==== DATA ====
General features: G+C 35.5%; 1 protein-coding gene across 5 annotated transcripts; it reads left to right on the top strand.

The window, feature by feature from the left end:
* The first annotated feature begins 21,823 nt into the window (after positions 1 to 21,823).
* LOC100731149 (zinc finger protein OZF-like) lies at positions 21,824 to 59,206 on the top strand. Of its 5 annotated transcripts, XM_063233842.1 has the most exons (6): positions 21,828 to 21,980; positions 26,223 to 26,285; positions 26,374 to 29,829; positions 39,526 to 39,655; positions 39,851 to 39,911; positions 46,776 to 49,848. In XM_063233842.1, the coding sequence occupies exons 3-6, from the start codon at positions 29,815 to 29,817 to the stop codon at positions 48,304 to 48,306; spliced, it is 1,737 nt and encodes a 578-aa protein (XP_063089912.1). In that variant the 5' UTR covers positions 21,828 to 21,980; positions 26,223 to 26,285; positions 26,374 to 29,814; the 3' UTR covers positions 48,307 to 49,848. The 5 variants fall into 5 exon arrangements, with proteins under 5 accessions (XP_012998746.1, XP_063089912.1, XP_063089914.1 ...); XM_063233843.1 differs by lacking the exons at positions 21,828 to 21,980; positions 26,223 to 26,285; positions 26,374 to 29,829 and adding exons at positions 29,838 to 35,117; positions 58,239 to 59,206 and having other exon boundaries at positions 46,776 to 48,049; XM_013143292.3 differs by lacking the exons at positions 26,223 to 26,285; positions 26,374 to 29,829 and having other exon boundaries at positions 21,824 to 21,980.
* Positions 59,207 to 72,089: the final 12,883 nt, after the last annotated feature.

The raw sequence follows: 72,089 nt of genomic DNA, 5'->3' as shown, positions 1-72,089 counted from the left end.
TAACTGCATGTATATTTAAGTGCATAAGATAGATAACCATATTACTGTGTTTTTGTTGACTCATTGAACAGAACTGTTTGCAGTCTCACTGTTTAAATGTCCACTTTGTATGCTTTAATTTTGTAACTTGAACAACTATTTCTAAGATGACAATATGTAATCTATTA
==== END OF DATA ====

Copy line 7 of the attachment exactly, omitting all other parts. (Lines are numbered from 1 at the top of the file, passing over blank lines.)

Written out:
TAACTGCATGTATATTTAAGTGCATAAGATAGATAACCATATTACTGTGTTTTTGTTGACTCATTGAACAGAACTGTTTGCAGTCTCACTGTTTAAATGTCCACTTTGTATGCTTTAATTTTGTAACTTGAACAACTATTTCTAAGATGACAATATGTAATCTATTA